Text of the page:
“It was a mess in a lot of ways,” says Milo Stanojevich, who heads operations in Peru for CARE International.

Meanwhile, some assistance that might have been helpful was stymied due to regulations. Six doctors from the Colombian and Panama Red Cross Societies came to care for quake victims, but could not sign prescriptions because they were not licensed by the health ministry. “We always had to have Peruvian doctors with them so it limited our flexibility,” says Juan Cordero, a Peruvian Red Cross doctor.

At the same time, some much-needed material (vehicles, tents, antibiotics) sent by well-established relief organizations were held up in customs for a variety of reasons. The Pan American Health Organization (PAHO), for example, shipped a portable X-ray machine from the United States to Peru for use in Pisco’s main hospital, which was destroyed in the quake.

Though the town was left without any X-ray machines, the device was held in customs until PAHO officials secured an import certificate, a licence from the country’s National Institute for Nuclear Energy and a permit from the health ministry.

Just one example

Such stories should not obscure the fact that most of the aid sent did get through and that Peru’s existing disaster response laws did allow domestic and international agencies to respond in the immediate aftermath. Peru’s experience after Pisco reveals the challenges many governments face in balancing necessary import and health laws against urgent disaster response.

These types of problems aren’t unique to Peru.

Oxfam had 50 vehicles stuck in customs in Haiti for six months following the devastating January 2010 earthquake there. The organization had to rent vehicles for US$ 3,000 per month per vehicle.

In Indonesia, following the 2004 tsunami, authorities received several tonnes of expired medicines and food, as well as medicines that were unusable because they were labelled in languages not spoken in the country.

But in Indonesia, considerable progress has been made which has sharpened its disaster response, in part by establishing a 'one-stop' permitting procedure for Banda Aceh, says Isabelle Granger, now IDRL coordinator for the IFRC’s Americas zone. This accelerated relief efforts because aid workers could find all the officials from the different government agencies and ministries in one place.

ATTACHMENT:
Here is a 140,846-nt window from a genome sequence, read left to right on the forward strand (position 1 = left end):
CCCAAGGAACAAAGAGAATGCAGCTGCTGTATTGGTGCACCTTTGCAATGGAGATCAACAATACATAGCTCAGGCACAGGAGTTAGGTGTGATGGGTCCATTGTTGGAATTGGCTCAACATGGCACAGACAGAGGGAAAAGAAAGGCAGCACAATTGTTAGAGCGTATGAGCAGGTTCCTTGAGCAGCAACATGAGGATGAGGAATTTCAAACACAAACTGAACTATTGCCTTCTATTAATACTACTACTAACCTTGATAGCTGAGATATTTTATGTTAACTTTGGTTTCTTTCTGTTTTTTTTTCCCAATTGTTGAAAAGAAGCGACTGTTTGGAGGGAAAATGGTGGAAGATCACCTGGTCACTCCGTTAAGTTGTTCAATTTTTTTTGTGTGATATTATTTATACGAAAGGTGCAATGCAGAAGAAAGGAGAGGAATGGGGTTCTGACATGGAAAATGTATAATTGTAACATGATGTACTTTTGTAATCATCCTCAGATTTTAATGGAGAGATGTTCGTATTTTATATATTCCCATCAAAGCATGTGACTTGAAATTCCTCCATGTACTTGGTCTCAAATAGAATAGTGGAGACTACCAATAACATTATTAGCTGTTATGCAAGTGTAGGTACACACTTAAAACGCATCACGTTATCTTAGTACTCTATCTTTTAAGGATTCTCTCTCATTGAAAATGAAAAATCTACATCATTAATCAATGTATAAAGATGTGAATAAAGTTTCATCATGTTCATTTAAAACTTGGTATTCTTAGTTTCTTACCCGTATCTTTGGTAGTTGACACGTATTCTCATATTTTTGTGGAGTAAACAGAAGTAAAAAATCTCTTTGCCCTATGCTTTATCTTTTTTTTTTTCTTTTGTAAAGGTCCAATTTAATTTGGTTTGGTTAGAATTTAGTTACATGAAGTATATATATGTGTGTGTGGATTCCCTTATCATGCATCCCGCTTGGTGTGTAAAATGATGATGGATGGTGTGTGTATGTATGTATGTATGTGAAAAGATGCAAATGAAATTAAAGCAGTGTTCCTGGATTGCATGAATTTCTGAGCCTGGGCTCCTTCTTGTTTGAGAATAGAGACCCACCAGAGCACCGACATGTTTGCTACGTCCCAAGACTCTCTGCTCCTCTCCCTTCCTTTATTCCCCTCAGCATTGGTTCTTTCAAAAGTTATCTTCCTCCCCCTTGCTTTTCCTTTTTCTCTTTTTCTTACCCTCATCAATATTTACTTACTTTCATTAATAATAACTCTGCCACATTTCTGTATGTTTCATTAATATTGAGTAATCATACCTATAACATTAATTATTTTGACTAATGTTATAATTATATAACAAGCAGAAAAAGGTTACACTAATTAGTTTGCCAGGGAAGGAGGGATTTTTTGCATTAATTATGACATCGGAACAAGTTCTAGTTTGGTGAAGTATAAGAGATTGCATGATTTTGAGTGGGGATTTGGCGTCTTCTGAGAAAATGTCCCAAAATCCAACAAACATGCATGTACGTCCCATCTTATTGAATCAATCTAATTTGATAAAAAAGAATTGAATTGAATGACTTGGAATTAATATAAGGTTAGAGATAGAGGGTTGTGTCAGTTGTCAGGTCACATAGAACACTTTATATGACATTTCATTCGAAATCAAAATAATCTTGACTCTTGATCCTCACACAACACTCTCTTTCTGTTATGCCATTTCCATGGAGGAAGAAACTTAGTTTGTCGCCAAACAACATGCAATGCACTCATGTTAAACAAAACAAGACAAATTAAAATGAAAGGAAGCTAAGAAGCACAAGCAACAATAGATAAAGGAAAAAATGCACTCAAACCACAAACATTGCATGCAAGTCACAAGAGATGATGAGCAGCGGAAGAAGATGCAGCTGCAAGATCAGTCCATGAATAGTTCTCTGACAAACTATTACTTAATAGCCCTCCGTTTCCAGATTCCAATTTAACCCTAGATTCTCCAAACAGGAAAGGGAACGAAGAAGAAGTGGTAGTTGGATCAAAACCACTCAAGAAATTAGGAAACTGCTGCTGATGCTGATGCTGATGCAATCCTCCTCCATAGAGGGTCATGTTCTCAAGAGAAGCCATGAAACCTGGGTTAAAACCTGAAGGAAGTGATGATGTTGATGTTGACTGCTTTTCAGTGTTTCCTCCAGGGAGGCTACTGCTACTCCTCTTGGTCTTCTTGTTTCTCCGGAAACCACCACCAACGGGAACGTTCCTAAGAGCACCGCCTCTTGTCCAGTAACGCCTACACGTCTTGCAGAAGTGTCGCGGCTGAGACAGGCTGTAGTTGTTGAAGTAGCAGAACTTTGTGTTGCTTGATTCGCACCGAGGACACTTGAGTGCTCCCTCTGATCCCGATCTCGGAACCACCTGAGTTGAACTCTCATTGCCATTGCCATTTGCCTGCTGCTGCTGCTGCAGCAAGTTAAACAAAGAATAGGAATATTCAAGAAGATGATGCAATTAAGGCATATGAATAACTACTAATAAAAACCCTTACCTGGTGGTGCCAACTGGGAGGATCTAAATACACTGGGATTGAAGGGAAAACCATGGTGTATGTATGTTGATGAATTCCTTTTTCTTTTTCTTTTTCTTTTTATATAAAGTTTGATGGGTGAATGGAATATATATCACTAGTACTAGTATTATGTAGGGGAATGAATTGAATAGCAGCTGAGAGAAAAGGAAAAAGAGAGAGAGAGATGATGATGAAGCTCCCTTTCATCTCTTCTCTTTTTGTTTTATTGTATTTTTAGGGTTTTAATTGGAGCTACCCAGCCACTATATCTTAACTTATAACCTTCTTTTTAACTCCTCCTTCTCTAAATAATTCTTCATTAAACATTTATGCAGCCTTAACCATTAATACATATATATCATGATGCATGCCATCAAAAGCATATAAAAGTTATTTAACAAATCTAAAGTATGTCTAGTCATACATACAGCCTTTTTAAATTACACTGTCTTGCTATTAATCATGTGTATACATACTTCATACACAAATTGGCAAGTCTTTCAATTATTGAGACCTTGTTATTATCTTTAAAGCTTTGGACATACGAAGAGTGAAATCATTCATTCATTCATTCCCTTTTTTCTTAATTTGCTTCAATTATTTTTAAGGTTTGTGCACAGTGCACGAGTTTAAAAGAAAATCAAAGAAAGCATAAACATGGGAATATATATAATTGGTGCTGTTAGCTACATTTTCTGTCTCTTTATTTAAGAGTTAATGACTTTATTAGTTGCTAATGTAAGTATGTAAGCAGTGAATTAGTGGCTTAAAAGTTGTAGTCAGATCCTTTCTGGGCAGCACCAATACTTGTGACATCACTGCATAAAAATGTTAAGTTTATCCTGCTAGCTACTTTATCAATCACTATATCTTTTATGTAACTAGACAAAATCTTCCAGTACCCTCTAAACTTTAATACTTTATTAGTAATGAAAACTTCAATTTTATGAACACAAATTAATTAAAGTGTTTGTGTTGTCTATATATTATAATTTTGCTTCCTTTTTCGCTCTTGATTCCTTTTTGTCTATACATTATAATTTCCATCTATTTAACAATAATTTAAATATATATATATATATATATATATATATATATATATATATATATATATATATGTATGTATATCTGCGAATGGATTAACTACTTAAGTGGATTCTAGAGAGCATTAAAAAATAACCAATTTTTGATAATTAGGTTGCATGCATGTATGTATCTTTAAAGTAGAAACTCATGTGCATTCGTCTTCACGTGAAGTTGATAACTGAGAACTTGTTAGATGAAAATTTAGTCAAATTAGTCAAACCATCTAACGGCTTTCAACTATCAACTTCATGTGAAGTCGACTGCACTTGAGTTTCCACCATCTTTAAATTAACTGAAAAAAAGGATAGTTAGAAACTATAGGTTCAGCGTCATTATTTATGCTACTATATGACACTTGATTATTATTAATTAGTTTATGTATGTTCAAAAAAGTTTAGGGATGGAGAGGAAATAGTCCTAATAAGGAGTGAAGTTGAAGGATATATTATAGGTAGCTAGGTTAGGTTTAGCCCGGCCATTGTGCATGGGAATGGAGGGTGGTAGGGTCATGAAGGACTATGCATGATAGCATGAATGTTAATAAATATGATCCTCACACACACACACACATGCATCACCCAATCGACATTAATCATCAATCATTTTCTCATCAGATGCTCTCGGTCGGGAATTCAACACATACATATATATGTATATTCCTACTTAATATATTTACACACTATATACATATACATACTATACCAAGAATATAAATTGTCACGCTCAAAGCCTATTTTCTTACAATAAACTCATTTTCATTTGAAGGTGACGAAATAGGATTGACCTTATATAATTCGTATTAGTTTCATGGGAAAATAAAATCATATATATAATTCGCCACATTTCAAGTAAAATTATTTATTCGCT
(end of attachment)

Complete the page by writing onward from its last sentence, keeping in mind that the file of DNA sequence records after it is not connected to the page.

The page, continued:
Making a list

A similar type of pre-disaster approach is outlined in the 2007 IDRL guidelines. They encourage governments to establish a register of pre-approved international humanitarian groups that could be accorded a 'fast track' through entry controls, such as customs. Governments should also allow registration after a disaster hits for other aid groups capable of providing competent assistance.

Sorting out which groups are able to add value is becoming especially important because more and more associations are rushing to help disaster-stricken countries. About 100 non-governmental organizations (NGOs) showed up to help after the 2001 earthquake in Gujarat, India, says Granger. For the 2003 earthquake in Bam, Iran: 120 and for the 2004 Indian Ocean tsunami: 200. In Haiti, roughly 550 NGOs are registered but some observers have estimated that as many as 12,000 have a presence on the ground.

“It has been a burden on authorities,” Granger says. “They couldn’t coordinate all of them. Some of them didn’t come prepared.”

The good news is that governments are beginning to use the IDRL guidelines, with Indonesia leading the way. New Zealand, Norway and Panama have also drawn on the guidelines in developing new rules and procedures for international relief. In Europe, where European Union treaties have made national borders easier to cross, there are signs of cooperation on disaster response law emerging in nations that previously saw no need for regulating or facilitating external humanitarian relief.

It’s a slow process, concedes Fisher. Ten years after the issue was raised in the World Disasters Report and three years since it was prioritized in the International Conference, only a handful of countries have adopted comprehensive reforms, although over a dozen others are currently in formal review processes examining their existing laws and, in some cases, drafting new legislation.

With no natural and large domestic constituency for this type of legislative reform, it can be difficult to bring this issue to the fore. Also, politicians might see codifying procedures for accepting foreign relief as an admission of weakness, a sign that they are reliant on outsiders. Fisher feels National Societies can use IDRL as an opportunity to lead the debate and enhance disaster preparedness in the process.